Carter Davis Founder of Lift for the 22030 - Dwayne Paro welcomes Carter Davis to today’s podcast. Carter is the founder of Lift For The 22 and was a US Navy Corpsman from 2007-2013. He was medically retired and found that using the gym is a great transitional tool for veterans when getting out of the service. Lift For The 22 partners with gyms across the country who donate gym memberships to the program to be redistributed back to local veterans.

Serving our Great Nation (2:20)

Carter joined the military as a Navy medical corpsman.  He deployed with various foreign entities to help train them in their deployments to Iraq and Afghanistan.  Spent time blue side in a clinic.  He went to recon school on the green side.  After getting orders he shattered his leg during an off duty soccer tournament.  This caused him to be medically retired.

Transitioning to Entrepreneurship (5:00)

As he transitioned he was still in a wheel chair.  He experienced various medical issues.  His transition was difficult as a result of the treatments he was experiencing.  This caused several personal issues such as divorce and the thoughts of committing suicide.

“I didn’t have any desire or self esteem when I first got out of the military to a create a business or to do something bigger than myself to help other people, I really had no direction.”

The gym became his place to find peace and reach goals.  This became a revelation for him that this would also help other veterans.  This is where he knew he could become a source of support for many others veterans in transition.  The pharmaceutical solutions are being pushed by the VA but not providing the solution needed.

“We are so programed to take orders.”

A certain amount of education goes on with the gyms to be able to donate the memberships, to hang a banner and do one fund raiser per year for the non-profit.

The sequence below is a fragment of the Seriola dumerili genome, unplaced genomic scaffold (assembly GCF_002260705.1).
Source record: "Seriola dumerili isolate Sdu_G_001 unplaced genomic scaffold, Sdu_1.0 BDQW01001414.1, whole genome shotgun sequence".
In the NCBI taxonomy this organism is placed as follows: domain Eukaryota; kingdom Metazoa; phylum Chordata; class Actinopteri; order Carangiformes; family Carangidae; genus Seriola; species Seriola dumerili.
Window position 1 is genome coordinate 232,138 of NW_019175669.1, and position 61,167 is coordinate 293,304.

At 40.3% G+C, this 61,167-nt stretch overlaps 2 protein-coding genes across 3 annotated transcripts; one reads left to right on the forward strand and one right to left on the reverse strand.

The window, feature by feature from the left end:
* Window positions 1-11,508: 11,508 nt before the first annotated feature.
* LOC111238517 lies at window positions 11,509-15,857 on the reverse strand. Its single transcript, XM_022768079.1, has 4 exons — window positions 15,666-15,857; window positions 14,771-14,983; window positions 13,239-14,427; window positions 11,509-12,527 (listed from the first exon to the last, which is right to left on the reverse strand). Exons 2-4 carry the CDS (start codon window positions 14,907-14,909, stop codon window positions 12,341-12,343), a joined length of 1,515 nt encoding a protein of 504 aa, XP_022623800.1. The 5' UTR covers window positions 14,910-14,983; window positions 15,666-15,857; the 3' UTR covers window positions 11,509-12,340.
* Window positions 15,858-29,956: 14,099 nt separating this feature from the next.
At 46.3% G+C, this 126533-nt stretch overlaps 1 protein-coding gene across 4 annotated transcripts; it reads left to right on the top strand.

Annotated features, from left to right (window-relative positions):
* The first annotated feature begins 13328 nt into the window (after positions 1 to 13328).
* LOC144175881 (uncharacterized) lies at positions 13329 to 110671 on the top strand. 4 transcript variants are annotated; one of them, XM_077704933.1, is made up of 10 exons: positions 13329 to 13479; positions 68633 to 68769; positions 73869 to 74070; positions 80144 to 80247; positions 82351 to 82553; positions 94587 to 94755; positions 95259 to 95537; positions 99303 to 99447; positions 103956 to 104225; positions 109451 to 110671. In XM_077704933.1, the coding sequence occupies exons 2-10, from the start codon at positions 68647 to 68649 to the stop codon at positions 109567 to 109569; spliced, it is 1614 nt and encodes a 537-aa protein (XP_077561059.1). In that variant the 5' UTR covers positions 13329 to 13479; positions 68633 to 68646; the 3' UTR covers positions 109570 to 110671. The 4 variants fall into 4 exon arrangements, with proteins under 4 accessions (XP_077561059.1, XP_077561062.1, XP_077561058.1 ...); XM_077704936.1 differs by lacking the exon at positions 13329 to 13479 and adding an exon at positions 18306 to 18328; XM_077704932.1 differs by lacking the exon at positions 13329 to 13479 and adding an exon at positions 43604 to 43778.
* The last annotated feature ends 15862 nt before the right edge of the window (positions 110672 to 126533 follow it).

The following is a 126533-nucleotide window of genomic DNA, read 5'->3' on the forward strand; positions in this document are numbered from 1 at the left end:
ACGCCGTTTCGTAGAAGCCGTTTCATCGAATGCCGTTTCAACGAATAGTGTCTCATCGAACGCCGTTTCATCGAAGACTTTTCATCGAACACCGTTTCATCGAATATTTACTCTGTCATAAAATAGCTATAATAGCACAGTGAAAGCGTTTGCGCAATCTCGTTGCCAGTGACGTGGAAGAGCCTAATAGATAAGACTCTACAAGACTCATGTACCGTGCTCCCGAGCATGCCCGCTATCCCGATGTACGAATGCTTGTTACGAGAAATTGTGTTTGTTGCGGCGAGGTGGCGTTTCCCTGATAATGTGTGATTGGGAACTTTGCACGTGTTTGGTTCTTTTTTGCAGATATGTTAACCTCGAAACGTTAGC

“We are averaging about a 90% success rate with typical walk in work out facility.”

There is mutual benefit to the facility as a marketing aspect to show they are giving back to their communities and the veterans.  For veterans located where an in network is not available donations of cash are used to get them memberships at their local gyms.  Bringing on a new gym is time consuming and takes multiple contacts to get the gym into the system.

“240,000 veterans are separating from the service every year.”

“Over 50% of the veterans committing suicide are of the older generation.”

The majority of the veterans committing suicide are not combat veterans.  The transition support is broken as veterans are transitioning out.

Some lessons I learned included not to trust everyone who is interested in helping.  You need to be cautious with people and your ideas.  Some don’t have the best of intentions when they engage.

Becoming an entrepreneur forces you to grow quickly as a leader.  Understanding who you are is the most important lesson learned.  It teaches how you are going to react/respond.  It highlights you strengths and weaknesses as you go along.

“Allow yourself to make mistakes.”

How to Contact Carter (30:15)



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